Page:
The surrounding walls of the ancient bishops' palace, built on the Roman rampart.
town of Troyes was very soon surrounded by ramparts; when it was still
called Augustobona, it was already surrounded by ramparts which formed
a square perimeter, pierced by four gates on each side. The expansion
of the city during the reigns of the Counts of Champagne "pushed
back" these ramparts to reach, at the end of the 13th century, the
shape of the Champagne cork which we know today. As centuries and threats
of invasions went on, the first wood walls were replaced by stronger stone
walls, supporting many towers and gates located at the strategic entrances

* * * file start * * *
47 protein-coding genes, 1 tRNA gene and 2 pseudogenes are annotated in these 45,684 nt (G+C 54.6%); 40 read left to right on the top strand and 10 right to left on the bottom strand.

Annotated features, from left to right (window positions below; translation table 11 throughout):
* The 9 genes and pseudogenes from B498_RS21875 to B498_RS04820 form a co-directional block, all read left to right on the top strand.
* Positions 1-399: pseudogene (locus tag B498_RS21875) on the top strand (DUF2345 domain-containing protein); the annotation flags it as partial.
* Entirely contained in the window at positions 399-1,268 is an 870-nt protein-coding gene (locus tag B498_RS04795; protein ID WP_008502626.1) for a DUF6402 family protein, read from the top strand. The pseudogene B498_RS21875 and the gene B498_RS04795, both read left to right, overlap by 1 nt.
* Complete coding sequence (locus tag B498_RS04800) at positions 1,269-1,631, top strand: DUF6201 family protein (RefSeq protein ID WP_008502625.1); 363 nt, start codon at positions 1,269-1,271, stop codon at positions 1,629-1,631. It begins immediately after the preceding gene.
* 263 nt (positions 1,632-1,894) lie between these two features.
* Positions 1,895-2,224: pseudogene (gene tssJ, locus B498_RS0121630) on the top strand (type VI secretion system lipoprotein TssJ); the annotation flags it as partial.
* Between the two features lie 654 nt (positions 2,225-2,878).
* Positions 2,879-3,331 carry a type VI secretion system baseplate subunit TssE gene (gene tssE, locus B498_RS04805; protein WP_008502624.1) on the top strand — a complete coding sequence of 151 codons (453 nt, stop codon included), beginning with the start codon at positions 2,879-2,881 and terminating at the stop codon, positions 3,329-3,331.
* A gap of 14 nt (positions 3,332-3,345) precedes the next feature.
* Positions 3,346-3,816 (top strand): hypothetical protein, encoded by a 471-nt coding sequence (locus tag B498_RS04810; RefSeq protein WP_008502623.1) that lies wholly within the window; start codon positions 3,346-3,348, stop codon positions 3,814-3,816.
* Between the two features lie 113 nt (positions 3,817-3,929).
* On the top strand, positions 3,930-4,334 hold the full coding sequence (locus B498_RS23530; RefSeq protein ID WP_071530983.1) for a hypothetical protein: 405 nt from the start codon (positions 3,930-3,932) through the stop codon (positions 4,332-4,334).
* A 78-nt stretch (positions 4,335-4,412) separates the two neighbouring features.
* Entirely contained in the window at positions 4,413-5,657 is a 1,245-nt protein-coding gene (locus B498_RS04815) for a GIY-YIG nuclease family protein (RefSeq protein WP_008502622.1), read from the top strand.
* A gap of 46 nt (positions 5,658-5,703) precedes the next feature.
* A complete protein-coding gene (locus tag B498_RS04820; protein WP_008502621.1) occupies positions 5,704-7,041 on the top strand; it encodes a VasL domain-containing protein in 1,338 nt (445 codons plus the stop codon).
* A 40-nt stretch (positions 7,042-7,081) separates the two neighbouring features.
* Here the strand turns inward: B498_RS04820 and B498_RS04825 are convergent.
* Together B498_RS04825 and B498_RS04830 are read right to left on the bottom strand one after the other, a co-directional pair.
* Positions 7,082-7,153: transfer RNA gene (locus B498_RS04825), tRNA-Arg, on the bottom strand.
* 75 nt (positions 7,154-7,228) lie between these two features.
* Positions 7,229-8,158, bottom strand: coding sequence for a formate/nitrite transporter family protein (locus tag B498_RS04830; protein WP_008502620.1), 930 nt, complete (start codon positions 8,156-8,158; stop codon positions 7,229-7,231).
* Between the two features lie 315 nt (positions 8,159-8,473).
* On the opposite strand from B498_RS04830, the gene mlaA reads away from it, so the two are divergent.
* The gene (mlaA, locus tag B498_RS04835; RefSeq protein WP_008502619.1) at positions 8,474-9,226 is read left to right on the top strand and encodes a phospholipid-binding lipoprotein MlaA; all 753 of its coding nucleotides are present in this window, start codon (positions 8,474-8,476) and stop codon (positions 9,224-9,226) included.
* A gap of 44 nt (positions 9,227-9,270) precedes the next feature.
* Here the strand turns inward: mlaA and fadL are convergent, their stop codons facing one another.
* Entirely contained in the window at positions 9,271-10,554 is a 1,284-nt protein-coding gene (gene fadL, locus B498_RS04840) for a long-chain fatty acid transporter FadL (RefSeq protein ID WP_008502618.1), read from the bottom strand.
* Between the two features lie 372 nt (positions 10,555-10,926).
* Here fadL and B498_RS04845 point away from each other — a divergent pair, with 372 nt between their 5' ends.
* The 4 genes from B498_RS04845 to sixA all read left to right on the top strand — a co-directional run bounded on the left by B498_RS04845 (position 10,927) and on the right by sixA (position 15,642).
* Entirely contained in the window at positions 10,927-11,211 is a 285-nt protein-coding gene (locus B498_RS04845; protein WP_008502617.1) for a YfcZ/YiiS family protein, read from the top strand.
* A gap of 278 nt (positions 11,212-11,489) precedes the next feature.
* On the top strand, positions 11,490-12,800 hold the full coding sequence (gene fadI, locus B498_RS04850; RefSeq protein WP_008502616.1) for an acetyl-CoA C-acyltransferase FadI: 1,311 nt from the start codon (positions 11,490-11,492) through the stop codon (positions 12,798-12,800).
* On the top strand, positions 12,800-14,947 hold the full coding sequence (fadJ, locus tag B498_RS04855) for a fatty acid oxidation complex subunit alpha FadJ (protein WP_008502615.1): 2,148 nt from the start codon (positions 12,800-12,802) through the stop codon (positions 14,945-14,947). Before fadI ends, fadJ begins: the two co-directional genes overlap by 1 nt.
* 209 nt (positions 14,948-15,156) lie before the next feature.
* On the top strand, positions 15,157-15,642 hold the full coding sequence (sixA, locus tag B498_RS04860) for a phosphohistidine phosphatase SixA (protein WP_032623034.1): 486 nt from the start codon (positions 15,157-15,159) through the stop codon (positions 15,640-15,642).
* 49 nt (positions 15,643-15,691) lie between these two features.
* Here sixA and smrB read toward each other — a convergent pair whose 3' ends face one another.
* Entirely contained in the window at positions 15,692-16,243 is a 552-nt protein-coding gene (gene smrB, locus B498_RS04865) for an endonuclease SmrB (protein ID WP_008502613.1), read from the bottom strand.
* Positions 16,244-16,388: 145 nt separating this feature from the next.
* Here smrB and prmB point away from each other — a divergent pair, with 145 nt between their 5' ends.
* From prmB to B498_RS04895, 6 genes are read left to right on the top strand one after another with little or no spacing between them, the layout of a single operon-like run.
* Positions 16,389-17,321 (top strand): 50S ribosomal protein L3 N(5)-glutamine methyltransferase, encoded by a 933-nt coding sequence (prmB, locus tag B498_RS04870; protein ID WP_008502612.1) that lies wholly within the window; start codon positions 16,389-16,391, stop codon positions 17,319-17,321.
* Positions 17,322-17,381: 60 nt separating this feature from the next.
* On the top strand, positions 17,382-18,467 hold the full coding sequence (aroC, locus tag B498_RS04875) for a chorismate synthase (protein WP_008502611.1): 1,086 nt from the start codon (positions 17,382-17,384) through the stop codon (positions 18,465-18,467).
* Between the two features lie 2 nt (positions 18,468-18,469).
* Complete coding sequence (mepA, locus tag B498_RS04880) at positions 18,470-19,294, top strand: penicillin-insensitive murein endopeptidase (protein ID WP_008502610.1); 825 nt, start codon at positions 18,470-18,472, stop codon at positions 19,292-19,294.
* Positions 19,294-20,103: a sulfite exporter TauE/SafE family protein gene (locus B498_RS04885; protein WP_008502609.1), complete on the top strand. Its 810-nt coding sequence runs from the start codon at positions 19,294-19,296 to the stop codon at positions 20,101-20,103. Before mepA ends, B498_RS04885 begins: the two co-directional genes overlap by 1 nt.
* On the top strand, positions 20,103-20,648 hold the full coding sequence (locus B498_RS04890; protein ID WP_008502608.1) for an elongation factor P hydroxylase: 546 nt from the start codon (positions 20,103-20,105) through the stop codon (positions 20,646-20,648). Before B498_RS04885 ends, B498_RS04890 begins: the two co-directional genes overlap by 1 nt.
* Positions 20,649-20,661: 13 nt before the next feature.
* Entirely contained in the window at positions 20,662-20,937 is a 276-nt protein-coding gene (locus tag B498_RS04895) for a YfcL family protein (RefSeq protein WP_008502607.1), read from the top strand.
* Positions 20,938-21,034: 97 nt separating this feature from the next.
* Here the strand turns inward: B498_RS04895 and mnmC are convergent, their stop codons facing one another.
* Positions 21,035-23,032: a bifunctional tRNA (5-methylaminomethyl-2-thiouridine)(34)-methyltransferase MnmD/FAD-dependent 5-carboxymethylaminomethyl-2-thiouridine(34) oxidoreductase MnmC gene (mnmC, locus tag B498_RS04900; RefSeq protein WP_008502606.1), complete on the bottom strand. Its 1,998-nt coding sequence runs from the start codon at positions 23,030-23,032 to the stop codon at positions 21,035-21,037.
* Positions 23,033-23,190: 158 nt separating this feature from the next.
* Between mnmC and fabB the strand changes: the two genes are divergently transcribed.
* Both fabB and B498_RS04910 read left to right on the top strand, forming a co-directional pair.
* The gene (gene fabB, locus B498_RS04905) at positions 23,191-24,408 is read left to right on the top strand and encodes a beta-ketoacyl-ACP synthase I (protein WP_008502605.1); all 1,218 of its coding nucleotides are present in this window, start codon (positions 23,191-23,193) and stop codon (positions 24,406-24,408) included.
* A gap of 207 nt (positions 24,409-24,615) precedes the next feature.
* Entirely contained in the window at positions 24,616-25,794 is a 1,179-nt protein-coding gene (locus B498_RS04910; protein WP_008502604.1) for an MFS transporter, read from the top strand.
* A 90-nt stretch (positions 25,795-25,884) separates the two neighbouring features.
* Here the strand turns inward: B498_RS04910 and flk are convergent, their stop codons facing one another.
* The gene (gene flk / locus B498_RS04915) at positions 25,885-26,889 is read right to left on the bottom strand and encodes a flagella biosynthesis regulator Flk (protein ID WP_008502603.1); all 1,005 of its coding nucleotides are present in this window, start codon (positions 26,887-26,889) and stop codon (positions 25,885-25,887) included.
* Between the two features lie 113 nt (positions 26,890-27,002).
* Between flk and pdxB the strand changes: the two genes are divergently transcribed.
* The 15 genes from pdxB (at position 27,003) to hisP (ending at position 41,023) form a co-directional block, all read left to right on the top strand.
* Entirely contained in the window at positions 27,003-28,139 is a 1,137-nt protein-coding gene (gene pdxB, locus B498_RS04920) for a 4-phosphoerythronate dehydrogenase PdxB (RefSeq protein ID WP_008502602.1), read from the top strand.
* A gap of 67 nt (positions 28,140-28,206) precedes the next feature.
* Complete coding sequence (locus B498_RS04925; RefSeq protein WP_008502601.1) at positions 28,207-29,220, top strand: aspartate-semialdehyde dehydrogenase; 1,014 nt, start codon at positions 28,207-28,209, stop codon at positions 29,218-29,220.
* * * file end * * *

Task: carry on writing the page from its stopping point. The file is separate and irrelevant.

of the city. On the outside of the enclosure and all around the ramparts
there were also ditches, which were filled with water thanks to the elaborate
canal system created by the Counts. These ditches were filled in during
the 19th century, and the ramparts destroyed at a time when the narrowness
of the city gates condemned them to be demolished and to be replaced by
broader streets and boulevards.